Tissot has really been making things happen in sports recently. First its blockbuster deal with the NBA, and then Tissot once again became the Official Timekeeper and the Official Watch, bringing all its expertise timing sporting events to bear on the Tour.
The Tour de France is a key sporting event in Europe, one that is followed by fans all around the world. This year, the Tour started in France, dipped into Switzerland for a few days, then finished up in Paris.
I was invited to Paris by Tissot to see the finish of the Tour. On this last stage, the majority of it is ceremonial, more like a parade into the city than a race, that is until they get onto the Champs Elysées, then the sprint begins. Even though the winner of the Tour, Chris Froome, was already decided, it was exciting as racers vied for the final stage win in front of the large crowds in Paris.
Timing the Tour de France is not a simple thing, as riders can cross the finish line only thousandths of a second apart, but Tissot is more than up for the task, having been innovating in the area of sports timekeeping for more than 50 years. Especially adept at timing cycling, Tissot has been a partner with UCI, sport cycling’s international governing body, since 1995, timing road, trail, mountain bike and BMX world championships and time trails.
Timing events like these might have started with hand-held stopwatches, but today Tissot uses the absolute pinnacle of technology – bikes are equipped with transponders, sensors are embedded in the tracks, high speed cameras (1,000 frames a second) are at the finish line, and computers control the entire system.
Tissot collects an incredible amount of information while timing and the brand is committed to sharing the extraordinary moments of the Tour de France with its customers and lovers of cycling around the world. Tissot doesn’t just provide the timing, the most essential element, but the brand also ensures the public can enjoy every second of the event by providing intriguing statistics, in real-time and over the course of the race.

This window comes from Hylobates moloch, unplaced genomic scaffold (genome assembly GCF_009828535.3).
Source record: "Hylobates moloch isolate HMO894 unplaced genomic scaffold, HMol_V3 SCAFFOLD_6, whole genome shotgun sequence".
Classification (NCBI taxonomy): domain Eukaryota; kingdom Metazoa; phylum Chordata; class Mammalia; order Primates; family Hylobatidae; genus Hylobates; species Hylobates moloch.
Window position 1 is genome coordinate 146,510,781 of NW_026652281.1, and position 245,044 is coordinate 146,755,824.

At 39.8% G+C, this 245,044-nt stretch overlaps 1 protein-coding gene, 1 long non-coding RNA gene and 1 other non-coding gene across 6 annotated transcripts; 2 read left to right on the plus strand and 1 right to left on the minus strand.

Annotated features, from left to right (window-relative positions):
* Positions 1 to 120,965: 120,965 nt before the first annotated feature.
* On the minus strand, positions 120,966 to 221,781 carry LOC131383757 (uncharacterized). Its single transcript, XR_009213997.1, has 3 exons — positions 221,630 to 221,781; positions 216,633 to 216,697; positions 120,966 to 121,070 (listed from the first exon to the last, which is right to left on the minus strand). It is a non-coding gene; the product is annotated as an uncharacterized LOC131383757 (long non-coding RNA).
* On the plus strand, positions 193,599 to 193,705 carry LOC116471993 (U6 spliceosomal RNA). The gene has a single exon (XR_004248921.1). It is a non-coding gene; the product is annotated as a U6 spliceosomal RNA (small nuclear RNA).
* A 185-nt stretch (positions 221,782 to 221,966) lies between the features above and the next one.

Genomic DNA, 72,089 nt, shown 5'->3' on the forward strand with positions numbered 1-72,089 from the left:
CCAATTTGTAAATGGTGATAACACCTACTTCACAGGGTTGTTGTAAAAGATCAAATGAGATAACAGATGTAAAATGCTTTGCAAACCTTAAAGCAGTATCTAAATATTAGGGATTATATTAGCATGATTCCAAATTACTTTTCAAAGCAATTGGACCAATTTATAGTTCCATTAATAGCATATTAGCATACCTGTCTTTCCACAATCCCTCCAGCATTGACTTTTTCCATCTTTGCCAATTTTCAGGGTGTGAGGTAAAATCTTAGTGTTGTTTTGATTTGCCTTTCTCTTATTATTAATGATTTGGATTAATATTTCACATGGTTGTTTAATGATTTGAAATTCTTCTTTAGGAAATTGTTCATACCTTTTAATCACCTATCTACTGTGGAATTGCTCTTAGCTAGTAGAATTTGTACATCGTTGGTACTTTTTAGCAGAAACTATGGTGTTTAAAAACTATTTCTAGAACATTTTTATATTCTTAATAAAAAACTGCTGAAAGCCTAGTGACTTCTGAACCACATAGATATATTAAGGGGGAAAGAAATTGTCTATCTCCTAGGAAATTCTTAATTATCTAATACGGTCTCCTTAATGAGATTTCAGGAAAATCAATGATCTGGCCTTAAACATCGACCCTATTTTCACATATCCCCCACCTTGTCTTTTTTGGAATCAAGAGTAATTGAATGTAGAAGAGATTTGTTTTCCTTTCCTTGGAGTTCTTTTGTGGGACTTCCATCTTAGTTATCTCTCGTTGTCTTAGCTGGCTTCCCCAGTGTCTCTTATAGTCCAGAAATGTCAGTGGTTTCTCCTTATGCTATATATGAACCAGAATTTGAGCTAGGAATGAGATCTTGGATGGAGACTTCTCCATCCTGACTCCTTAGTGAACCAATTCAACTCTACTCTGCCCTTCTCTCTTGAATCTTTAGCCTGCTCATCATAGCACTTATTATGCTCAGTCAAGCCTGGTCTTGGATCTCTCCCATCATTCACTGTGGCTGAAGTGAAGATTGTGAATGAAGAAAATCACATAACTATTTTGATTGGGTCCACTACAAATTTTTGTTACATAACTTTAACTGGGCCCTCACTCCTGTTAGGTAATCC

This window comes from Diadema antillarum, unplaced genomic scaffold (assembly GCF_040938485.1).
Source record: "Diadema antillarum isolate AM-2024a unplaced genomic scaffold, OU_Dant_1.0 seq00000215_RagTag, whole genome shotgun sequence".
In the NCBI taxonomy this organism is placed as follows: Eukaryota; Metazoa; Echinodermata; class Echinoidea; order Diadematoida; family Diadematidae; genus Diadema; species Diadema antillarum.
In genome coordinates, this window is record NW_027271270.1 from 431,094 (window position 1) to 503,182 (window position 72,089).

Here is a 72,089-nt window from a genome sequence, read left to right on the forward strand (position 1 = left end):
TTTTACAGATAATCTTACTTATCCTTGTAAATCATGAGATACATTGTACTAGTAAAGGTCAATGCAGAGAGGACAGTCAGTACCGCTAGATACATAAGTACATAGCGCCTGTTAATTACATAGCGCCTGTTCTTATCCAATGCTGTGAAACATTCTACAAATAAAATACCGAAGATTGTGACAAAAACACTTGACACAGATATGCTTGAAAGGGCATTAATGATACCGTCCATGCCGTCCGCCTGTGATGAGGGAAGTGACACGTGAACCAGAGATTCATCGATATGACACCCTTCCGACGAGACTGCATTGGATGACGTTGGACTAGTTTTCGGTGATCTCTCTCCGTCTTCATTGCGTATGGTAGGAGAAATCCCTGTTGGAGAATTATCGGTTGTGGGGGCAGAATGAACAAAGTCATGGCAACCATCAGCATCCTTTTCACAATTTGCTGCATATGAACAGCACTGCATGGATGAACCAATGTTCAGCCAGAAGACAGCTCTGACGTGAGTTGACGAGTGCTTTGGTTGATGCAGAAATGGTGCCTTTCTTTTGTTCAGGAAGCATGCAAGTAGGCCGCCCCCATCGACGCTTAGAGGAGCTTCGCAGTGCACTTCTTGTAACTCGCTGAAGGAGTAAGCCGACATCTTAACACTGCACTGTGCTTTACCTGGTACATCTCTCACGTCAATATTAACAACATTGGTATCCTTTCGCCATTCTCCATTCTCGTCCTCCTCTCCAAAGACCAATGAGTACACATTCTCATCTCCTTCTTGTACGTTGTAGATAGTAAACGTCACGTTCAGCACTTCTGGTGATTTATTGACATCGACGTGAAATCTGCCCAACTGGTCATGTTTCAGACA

Following every race, Tissot displays the most essential times of the stage with, for example, the average time, the smallest margin between two racers or the second where everything changed. In turn, the company benefits from a great visibility as its logo accompanies the timing boards and displays, along with banners and signage along the course.
Chris Froome, the overall winner of the Tour de France, made a very special victory speech, in which he referenced the tragic events in Nice and the importance of sport in the world. Here is an excerpt:
“…This tour has obviously taken place against the backdrop of terrible events in Nice, and we again pay our respects to those who lost their lives in this terrible event. Of course these terrible events put sport into perspective but they also show why the value of sport is so important to free society. We all love the Tour de France because it’s unpredictable, but we love the Tour more for what stays the same: the passion of the French fans along the road side…the bonds of friendship created through sport. These things will never change.”
This year Tissot, to celebrate its re-involvement with the Tour de France, presents five special edition timepieces for the Tour – a PR100, a PRC 200, a T-Race, a T-Race Touch and a T-Touch Expert.
It was a real treat to go to the finish line with the company responsible for the finish line, and an event I’ll always remember.